Sales industry has starting salaries of £30,000 and can rise to SIX figures

Sales industry has starting salaries of £30,000 and can rise to SIX figures

THE sales industry employs one in ten of us and starting salaries of £30,000 can rise to six figures.
But not a single parent wants their child to enter the sector, according to a recent study by Siemens.
Damien McFadden – The Sun Matthew Gerrard started out in sales and now runs a successful pet supplies business
The rise of “sales shame” is now being blamed for the UK productivity crisis, with a third of managers saying lack of good sales staff is hampering business growth.
Now experts such as Matthew Gerrard — who started out in sales and now runs a pets product suppliers turning over £1million — want schools and unis to do more to promote sales positively.
According to the Office of National Statistics, nearly 2.2million people in the UK work in sales — from sales assistants and account directors to market and street traders.
It may be the career choice most parents would not want for their kids but, with­out it, the economy would collapse.
Handout Shaun Thomson says that sales can be a great path for young people and that it is ‘madness’ that they are being ‘engrained to think negatively about a career that may be lucrative ‘
Shaun Thomson, CEO of Sandler Training, says: “Sales can be a very successful career path for young people with the right soft skills.
“When we have a problem with youth unemployment, it’s madness to know they are being ingrained to think negatively about a career that may be lucrative and enjoyable.”
The rise of online retail means the industry is more diverse than ever, but you will need key skills including time management, communication and networking abilities.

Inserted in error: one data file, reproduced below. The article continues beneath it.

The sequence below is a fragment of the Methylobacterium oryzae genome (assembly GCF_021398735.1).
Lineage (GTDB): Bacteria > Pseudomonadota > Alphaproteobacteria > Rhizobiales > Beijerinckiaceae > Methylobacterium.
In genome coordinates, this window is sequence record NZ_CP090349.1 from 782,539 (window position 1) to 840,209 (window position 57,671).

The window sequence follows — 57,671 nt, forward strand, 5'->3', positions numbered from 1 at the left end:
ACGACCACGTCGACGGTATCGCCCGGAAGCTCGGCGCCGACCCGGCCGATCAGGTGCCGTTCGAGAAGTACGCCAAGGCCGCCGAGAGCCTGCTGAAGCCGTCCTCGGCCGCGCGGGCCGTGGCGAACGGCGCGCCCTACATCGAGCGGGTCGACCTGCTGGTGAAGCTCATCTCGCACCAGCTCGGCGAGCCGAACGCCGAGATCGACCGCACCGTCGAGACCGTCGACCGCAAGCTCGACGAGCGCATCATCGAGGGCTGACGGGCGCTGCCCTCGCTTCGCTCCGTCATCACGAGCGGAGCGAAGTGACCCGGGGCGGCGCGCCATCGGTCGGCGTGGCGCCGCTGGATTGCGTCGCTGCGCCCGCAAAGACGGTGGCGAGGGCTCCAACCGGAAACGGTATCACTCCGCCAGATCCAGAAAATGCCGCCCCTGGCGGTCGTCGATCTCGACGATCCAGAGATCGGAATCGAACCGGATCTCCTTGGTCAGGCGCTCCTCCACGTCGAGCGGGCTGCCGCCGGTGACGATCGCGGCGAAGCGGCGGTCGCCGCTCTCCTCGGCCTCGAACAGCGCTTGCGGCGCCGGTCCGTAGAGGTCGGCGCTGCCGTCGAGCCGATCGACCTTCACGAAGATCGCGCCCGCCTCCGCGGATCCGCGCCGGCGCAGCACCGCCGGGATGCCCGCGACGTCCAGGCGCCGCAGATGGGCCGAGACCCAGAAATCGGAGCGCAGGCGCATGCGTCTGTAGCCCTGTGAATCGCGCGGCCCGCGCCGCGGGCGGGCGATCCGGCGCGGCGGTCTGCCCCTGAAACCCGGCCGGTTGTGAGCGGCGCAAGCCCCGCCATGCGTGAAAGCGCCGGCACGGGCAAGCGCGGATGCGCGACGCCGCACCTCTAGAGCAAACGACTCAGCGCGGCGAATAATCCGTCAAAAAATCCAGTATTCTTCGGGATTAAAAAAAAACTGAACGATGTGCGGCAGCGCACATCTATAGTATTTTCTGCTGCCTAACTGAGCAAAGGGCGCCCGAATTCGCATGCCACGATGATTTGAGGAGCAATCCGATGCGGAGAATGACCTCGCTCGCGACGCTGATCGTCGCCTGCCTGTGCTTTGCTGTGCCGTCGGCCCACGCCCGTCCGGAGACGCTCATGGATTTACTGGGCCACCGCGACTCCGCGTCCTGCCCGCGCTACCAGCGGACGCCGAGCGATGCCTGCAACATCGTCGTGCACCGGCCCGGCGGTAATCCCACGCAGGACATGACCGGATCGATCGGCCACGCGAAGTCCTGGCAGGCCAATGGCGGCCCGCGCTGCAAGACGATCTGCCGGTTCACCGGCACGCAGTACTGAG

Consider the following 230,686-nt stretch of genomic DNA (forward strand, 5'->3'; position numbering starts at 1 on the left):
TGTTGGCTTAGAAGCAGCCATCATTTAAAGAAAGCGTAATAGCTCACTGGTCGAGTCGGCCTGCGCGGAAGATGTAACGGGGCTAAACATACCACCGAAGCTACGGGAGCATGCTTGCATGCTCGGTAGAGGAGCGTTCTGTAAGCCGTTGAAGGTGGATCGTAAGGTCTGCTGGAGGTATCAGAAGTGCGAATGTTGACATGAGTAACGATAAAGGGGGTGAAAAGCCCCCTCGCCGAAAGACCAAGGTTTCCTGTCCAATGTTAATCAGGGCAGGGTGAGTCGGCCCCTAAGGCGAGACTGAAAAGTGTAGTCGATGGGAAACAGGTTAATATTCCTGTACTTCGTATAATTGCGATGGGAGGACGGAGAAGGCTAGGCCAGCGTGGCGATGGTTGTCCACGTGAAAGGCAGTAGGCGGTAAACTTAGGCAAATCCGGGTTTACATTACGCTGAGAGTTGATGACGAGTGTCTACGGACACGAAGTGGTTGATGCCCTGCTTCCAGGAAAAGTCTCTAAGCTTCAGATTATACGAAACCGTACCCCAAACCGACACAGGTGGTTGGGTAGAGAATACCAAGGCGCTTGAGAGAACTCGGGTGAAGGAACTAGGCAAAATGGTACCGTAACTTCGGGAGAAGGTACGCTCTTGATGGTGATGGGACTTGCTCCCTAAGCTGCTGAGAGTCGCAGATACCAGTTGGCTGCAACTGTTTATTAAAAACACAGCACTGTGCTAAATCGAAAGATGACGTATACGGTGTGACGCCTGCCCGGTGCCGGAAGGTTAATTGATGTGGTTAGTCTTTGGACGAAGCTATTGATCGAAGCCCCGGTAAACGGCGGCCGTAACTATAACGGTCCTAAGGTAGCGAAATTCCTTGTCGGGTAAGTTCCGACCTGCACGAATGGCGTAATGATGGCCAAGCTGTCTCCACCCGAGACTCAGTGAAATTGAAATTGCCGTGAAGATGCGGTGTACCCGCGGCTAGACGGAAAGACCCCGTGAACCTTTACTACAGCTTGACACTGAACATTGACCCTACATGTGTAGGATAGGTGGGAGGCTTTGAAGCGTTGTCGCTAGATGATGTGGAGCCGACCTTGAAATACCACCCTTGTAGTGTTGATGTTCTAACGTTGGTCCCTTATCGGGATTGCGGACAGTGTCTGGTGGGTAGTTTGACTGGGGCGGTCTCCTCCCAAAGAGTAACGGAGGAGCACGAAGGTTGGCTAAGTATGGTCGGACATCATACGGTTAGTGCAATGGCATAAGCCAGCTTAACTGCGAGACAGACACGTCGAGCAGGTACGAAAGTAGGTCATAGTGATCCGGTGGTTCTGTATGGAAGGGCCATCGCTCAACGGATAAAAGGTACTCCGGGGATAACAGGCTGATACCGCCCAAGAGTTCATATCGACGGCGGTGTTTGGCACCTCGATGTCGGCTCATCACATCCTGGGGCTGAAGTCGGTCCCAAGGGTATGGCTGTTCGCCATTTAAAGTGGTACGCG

You will also need the ability to work independently as well as part of a team. Find more at here.
Meet Matthew GerrardAGED just 30, Matthew Gerrard has built up his own company, which turns over £1million a year.
The boss, who runs pet supplies firm EGMG, credits his success to starting out in sales.
Matthew, from Banbury, Oxfordshire, says: “To encourage more people to get into sales, we need to take away the stigma that it’s a poor choice.
“There’s this stereotype of the desperate salesperson cold-calling people who aren’t interested and being constantly chastised for not hitting targets.
“In reality, sales can be a great career – and, in my case, the best basis to become an entrepreneur.
“I spent my college holidays working at a distribution firm. In three years it grew massively and I could see how reselling products could be really lucrative when done right. I recruit my sales staff based on soft skills and how they will fit in.
“I’ll always be a salesman at heart – the day I forget that is the day I lose my focus.”

Get to work on Autism
THIS week is Autism Awareness Week and more than one in 100 people in the UK is autistic –  but many employers are missing out on their talents.
Here, Annette Warrick, autism employment lead at the Department for Work and Pensions, shares her tips for bosses to create the right working environment for employees on the autism spectrum.